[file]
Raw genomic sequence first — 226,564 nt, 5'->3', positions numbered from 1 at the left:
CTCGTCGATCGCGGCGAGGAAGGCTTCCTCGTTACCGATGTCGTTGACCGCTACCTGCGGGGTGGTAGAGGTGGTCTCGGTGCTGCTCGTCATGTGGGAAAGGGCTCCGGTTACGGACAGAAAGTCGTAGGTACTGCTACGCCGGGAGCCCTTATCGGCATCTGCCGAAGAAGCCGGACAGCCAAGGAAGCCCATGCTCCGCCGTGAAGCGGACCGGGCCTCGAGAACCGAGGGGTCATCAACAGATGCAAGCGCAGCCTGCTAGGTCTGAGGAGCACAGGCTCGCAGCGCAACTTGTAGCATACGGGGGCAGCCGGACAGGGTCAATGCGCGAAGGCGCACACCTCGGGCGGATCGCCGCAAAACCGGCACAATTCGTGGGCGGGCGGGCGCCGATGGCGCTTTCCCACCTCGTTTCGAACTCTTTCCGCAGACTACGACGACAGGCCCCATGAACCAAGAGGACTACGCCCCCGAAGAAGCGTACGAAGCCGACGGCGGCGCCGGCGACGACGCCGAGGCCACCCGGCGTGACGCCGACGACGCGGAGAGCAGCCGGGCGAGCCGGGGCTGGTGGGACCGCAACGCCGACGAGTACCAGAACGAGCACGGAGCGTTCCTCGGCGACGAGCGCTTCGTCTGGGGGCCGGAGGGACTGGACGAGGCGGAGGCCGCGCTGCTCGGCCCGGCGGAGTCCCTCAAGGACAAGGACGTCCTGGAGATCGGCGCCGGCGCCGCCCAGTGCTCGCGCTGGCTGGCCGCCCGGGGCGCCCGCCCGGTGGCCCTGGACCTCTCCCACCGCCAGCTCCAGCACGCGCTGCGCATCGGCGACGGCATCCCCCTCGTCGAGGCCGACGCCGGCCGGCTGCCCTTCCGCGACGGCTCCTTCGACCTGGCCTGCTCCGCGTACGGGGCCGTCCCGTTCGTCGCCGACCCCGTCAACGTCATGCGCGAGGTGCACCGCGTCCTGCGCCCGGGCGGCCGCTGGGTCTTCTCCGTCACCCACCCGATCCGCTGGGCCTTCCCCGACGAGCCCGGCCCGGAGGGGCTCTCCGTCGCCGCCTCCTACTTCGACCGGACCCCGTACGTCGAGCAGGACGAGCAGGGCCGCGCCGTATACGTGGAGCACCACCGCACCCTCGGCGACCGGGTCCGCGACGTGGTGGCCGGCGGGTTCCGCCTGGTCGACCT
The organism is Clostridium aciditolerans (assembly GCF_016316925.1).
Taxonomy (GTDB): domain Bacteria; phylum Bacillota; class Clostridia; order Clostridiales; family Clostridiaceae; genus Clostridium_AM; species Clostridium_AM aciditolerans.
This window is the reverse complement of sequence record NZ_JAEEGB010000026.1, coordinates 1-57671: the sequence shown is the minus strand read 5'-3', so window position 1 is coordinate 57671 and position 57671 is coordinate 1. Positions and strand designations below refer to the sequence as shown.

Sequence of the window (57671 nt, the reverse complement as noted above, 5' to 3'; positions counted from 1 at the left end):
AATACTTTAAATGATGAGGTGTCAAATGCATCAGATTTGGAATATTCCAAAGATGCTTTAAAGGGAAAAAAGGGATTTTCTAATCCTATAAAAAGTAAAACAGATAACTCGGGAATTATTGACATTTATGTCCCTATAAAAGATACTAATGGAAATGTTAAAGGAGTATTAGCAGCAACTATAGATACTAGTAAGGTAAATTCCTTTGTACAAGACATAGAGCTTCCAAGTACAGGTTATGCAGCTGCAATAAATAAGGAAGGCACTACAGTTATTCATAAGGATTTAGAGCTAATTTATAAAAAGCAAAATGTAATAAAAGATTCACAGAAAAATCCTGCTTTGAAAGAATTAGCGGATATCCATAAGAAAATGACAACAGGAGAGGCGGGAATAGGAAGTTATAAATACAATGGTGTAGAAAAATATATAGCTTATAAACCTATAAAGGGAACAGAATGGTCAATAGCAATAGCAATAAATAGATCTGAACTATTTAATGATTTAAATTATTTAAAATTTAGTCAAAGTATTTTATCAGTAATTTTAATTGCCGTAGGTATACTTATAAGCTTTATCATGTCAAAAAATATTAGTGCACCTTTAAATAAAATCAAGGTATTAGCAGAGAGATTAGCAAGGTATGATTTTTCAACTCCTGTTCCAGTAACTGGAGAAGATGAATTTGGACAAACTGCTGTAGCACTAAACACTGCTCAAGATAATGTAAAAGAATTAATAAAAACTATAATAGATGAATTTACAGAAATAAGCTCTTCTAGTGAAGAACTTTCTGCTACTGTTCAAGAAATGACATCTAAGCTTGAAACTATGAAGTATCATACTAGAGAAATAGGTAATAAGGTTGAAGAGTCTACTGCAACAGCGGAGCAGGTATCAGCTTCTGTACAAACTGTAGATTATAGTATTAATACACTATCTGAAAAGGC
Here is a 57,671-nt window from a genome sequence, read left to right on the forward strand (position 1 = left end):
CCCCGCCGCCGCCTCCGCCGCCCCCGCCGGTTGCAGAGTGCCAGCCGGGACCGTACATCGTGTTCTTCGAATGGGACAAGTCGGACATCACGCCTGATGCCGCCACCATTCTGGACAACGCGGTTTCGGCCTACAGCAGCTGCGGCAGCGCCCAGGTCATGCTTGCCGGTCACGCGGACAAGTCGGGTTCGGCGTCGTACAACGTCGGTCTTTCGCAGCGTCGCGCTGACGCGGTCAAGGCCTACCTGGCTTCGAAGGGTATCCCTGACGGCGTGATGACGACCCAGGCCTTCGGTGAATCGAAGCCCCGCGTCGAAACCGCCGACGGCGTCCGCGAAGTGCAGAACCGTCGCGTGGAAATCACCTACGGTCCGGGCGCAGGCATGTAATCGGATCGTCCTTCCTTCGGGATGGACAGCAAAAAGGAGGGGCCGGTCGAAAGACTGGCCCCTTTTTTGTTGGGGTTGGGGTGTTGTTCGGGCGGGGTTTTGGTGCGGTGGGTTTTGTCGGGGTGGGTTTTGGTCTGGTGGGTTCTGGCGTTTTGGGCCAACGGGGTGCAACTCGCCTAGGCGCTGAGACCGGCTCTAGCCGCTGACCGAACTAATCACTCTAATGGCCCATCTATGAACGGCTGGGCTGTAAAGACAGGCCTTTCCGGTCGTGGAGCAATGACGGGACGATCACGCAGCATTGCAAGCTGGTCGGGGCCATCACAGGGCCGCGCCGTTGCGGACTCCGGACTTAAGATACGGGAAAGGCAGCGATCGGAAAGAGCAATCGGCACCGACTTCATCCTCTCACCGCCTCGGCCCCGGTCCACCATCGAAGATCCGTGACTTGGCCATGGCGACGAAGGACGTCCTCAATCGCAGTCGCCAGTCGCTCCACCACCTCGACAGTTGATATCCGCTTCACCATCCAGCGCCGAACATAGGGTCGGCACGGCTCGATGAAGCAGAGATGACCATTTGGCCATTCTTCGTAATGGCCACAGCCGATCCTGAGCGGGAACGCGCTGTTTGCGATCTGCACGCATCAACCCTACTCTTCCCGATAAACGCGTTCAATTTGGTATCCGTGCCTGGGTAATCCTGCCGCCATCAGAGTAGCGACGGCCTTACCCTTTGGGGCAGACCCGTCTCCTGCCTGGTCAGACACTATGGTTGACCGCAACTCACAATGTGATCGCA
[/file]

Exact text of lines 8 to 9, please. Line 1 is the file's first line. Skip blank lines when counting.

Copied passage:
Here is a 57,671-nt window from a genome sequence, read left to right on the forward strand (position 1 = left end):
CCCCGCCGCCGCCTCCGCCGCCCCCGCCGGTTGCAGAGTGCCAGCCGGGACCGTACATCGTGTTCTTCGAATGGGACAAGTCGGACATCACGCCTGATGCCGCCACCATTCTGGACAACGCGGTTTCGGCCTACAGCAGCTGCGGCAGCGCCCAGGTCATGCTTGCCGGTCACGCGGACAAGTCGGGTTCGGCGTCGTACAACGTCGGTCTTTCGCAGCGTCGCGCTGACGCGGTCAAGGCCTACCTGGCTTCGAAGGGTATCCCTGACGGCGTGATGACGACCCAGGCCTTCGGTGAATCGAAGCCCCGCGTCGAAACCGCCGACGGCGTCCGCGAAGTGCAGAACCGTCGCGTGGAAATCACCTACGGTCCGGGCGCAGGCATGTAATCGGATCGTCCTTCCTTCGGGATGGACAGCAAAAAGGAGGGGCCGGTCGAAAGACTGGCCCCTTTTTTGTTGGGGTTGGGGTGTTGTTCGGGCGGGGTTTTGGTGCGGTGGGTTTTGTCGGGGTGGGTTTTGGTCTGGTGGGTTCTGGCGTTTTGGGCCAACGGGGTGCAACTCGCCTAGGCGCTGAGACCGGCTCTAGCCGCTGACCGAACTAATCACTCTAATGGCCCATCTATGAACGGCTGGGCTGTAAAGACAGGCCTTTCCGGTCGTGGAGCAATGACGGGACGATCACGCAGCATTGCAAGCTGGTCGGGGCCATCACAGGGCCGCGCCGTTGCGGACTCCGGACTTAAGATACGGGAAAGGCAGCGATCGGAAAGAGCAATCGGCACCGACTTCATCCTCTCACCGCCTCGGCCCCGGTCCACCATCGAAGATCCGTGACTTGGCCATGGCGACGAAGGACGTCCTCAATCGCAGTCGCCAGTCGCTCCACCACCTCGACAGTTGATATCCGCTTCACCATCCAGCGCCGAACATAGGGTCGGCACGGCTCGATGAAGCAGAGATGACCATTTGGCCATTCTTCGTAATGGCCACAGCCGATCCTGAGCGGGAACGCGCTGTTTGCGATCTGCACGCATCAACCCTACTCTTCCCGATAAACGCGTTCAATTTGGTATCCGTGCCTGGGTAATCCTGCCGCCATCAGAGTAGCGACGGCCTTACCCTTTGGGGCAGACCCGTCTCCTGCCTGGTCAGACACTATGGTTGACCGCAACTCACAATGTGATCGCA